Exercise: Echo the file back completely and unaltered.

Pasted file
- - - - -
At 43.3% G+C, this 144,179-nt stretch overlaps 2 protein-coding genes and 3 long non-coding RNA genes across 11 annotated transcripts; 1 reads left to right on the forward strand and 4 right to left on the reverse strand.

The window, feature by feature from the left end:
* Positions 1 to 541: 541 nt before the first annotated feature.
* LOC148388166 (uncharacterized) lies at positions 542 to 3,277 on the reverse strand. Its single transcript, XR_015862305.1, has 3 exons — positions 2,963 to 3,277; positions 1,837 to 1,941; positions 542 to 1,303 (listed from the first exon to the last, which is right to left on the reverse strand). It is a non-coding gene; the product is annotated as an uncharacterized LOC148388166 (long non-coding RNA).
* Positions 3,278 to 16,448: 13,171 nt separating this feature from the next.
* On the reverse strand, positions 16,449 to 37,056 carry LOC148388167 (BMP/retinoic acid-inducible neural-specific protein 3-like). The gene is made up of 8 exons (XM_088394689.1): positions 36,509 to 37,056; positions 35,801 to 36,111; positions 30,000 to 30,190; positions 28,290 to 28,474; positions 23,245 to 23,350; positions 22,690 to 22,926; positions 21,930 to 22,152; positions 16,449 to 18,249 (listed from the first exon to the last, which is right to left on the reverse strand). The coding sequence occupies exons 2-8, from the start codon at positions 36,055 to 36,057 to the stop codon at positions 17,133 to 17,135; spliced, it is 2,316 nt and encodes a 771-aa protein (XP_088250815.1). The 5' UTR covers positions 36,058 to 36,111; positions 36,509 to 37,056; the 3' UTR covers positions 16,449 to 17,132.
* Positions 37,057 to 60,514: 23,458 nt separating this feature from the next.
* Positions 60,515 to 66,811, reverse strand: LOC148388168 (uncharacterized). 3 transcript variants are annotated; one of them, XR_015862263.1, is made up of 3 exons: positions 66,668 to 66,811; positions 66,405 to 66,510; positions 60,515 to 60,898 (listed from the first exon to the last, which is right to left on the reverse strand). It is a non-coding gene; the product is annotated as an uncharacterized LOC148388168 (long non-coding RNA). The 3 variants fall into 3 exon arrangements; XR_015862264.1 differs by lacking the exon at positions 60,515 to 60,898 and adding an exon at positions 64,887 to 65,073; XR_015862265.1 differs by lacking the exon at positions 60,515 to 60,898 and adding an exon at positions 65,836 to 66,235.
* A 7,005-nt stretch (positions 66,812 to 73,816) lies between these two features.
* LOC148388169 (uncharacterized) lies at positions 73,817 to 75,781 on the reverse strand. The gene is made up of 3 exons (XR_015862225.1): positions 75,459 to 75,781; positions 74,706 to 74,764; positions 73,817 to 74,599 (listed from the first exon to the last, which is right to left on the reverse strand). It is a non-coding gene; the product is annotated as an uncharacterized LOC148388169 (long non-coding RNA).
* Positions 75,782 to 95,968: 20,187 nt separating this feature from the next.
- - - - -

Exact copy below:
At 43.3% G+C, this 144,179-nt stretch overlaps 2 protein-coding genes and 3 long non-coding RNA genes across 11 annotated transcripts; 1 reads left to right on the forward strand and 4 right to left on the reverse strand.

The window, feature by feature from the left end:
* Positions 1 to 541: 541 nt before the first annotated feature.
* LOC148388166 (uncharacterized) lies at positions 542 to 3,277 on the reverse strand. Its single transcript, XR_015862305.1, has 3 exons — positions 2,963 to 3,277; positions 1,837 to 1,941; positions 542 to 1,303 (listed from the first exon to the last, which is right to left on the reverse strand). It is a non-coding gene; the product is annotated as an uncharacterized LOC148388166 (long non-coding RNA).
* Positions 3,278 to 16,448: 13,171 nt separating this feature from the next.
* On the reverse strand, positions 16,449 to 37,056 carry LOC148388167 (BMP/retinoic acid-inducible neural-specific protein 3-like). The gene is made up of 8 exons (XM_088394689.1): positions 36,509 to 37,056; positions 35,801 to 36,111; positions 30,000 to 30,190; positions 28,290 to 28,474; positions 23,245 to 23,350; positions 22,690 to 22,926; positions 21,930 to 22,152; positions 16,449 to 18,249 (listed from the first exon to the last, which is right to left on the reverse strand). The coding sequence occupies exons 2-8, from the start codon at positions 36,055 to 36,057 to the stop codon at positions 17,133 to 17,135; spliced, it is 2,316 nt and encodes a 771-aa protein (XP_088250815.1). The 5' UTR covers positions 36,058 to 36,111; positions 36,509 to 37,056; the 3' UTR covers positions 16,449 to 17,132.
* Positions 37,057 to 60,514: 23,458 nt separating this feature from the next.
* Positions 60,515 to 66,811, reverse strand: LOC148388168 (uncharacterized). 3 transcript variants are annotated; one of them, XR_015862263.1, is made up of 3 exons: positions 66,668 to 66,811; positions 66,405 to 66,510; positions 60,515 to 60,898 (listed from the first exon to the last, which is right to left on the reverse strand). It is a non-coding gene; the product is annotated as an uncharacterized LOC148388168 (long non-coding RNA). The 3 variants fall into 3 exon arrangements; XR_015862264.1 differs by lacking the exon at positions 60,515 to 60,898 and adding an exon at positions 64,887 to 65,073; XR_015862265.1 differs by lacking the exon at positions 60,515 to 60,898 and adding an exon at positions 65,836 to 66,235.
* A 7,005-nt stretch (positions 66,812 to 73,816) lies between these two features.
* LOC148388169 (uncharacterized) lies at positions 73,817 to 75,781 on the reverse strand. The gene is made up of 3 exons (XR_015862225.1): positions 75,459 to 75,781; positions 74,706 to 74,764; positions 73,817 to 74,599 (listed from the first exon to the last, which is right to left on the reverse strand). It is a non-coding gene; the product is annotated as an uncharacterized LOC148388169 (long non-coding RNA).
* Positions 75,782 to 95,968: 20,187 nt separating this feature from the next.